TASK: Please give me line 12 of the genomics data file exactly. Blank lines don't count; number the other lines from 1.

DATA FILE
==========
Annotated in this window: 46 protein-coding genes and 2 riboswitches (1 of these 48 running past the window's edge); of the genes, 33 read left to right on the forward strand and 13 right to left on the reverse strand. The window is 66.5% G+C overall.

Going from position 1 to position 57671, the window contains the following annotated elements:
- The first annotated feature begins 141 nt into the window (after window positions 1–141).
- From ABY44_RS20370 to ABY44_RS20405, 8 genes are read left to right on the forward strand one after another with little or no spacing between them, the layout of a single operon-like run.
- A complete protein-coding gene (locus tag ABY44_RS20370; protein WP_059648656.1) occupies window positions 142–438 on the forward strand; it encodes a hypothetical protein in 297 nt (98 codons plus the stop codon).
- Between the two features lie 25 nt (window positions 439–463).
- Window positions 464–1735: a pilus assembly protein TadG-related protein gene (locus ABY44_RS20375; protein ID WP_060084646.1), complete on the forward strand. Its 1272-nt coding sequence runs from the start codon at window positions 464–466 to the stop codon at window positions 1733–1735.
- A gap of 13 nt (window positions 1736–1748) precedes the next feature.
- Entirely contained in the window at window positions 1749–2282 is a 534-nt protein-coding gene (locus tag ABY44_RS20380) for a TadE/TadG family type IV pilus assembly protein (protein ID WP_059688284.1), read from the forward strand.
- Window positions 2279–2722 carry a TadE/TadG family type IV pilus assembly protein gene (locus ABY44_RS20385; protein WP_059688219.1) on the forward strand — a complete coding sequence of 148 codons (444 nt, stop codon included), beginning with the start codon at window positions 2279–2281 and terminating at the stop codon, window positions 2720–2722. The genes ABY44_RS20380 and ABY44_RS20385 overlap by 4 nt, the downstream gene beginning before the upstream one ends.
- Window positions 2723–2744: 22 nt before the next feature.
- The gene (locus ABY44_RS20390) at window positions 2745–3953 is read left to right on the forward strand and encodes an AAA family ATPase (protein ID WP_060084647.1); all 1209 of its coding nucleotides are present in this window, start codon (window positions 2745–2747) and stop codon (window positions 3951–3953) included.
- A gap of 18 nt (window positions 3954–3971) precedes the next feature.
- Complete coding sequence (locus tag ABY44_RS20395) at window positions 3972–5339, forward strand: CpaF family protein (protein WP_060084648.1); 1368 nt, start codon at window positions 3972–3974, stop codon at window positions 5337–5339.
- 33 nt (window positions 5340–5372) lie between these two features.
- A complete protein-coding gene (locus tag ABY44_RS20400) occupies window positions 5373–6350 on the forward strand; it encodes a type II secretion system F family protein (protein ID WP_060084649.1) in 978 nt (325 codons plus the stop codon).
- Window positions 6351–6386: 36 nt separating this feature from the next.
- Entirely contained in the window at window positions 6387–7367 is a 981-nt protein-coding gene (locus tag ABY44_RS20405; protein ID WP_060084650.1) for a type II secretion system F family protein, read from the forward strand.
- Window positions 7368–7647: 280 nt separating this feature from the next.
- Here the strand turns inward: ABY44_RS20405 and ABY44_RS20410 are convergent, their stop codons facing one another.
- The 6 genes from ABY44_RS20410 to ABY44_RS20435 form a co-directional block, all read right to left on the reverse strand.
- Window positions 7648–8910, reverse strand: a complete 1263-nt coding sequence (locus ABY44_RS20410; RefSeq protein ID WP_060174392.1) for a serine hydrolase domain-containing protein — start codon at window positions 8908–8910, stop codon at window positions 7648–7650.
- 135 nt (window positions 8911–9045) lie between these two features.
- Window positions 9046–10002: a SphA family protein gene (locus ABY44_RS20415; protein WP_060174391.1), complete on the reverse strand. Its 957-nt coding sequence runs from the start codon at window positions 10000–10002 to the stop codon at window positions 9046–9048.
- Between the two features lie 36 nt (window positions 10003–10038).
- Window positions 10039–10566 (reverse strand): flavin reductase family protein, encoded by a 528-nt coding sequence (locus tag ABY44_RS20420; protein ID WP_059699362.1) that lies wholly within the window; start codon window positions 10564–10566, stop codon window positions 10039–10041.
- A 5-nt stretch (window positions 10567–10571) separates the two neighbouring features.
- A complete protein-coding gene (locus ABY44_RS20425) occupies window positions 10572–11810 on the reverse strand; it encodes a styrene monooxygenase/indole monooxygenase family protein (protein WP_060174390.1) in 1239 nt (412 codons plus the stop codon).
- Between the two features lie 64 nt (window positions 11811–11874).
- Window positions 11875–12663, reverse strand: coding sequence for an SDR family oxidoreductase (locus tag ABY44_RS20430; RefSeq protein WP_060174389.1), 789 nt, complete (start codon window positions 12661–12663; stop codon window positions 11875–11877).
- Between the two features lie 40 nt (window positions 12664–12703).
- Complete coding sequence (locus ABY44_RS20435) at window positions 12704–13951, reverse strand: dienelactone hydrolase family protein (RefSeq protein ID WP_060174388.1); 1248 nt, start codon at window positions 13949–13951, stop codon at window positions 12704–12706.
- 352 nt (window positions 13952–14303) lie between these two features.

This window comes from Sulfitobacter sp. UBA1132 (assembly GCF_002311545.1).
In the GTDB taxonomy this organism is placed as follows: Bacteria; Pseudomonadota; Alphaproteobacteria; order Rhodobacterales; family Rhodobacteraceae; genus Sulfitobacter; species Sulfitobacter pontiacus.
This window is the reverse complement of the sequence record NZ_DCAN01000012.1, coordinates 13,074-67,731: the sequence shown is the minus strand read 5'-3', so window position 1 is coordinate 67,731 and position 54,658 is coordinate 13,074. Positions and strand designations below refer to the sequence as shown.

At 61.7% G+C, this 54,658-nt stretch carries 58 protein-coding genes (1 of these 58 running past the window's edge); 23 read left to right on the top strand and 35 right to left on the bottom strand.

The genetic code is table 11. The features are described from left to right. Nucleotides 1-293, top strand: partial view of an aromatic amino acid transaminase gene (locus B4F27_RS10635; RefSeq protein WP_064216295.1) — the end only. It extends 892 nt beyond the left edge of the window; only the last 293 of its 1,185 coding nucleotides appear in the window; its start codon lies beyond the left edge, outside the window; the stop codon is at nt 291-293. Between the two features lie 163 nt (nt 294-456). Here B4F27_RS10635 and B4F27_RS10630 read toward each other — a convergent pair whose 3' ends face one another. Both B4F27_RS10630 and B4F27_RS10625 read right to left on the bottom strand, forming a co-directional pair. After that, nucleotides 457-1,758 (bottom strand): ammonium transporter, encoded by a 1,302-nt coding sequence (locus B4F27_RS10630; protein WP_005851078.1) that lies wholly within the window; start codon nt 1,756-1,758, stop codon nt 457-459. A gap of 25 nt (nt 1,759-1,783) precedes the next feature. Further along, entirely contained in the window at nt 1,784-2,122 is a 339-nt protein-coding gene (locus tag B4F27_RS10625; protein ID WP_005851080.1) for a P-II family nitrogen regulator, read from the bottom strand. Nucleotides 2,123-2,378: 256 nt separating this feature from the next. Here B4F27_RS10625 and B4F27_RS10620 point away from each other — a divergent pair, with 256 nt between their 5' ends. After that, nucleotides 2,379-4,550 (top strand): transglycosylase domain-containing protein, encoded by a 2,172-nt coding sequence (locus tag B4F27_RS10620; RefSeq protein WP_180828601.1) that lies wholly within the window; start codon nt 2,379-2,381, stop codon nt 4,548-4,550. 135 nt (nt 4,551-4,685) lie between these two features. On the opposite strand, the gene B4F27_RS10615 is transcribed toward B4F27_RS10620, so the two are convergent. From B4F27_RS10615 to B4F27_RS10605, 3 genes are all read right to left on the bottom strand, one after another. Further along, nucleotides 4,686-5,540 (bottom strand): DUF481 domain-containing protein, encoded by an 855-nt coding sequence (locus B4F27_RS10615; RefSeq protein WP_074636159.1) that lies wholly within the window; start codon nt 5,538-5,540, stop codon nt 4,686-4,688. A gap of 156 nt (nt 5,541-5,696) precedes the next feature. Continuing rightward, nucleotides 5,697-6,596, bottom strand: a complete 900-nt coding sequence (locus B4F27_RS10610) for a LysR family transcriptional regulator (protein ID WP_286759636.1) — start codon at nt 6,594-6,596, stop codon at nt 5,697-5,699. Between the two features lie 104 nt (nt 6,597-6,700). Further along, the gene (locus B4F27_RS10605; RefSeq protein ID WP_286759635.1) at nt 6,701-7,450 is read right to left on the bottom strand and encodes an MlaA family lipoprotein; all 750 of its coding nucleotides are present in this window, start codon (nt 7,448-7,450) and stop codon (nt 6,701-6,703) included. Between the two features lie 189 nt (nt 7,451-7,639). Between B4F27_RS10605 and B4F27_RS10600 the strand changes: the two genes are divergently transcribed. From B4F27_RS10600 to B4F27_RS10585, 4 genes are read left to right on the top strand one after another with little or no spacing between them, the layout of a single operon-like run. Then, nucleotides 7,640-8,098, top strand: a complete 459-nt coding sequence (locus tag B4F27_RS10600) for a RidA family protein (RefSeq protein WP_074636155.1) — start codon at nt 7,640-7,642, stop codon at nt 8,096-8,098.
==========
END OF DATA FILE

- The gene (locus ABY44_RS20390) at window positions 2745–3953 is read left to right on the forward strand and encodes an AAA family ATPase (protein ID WP_060084647.1); all 1209 of its coding nucleotides are present in this window, start codon (window positions 2745–2747) and stop codon (window positions 3951–3953) included.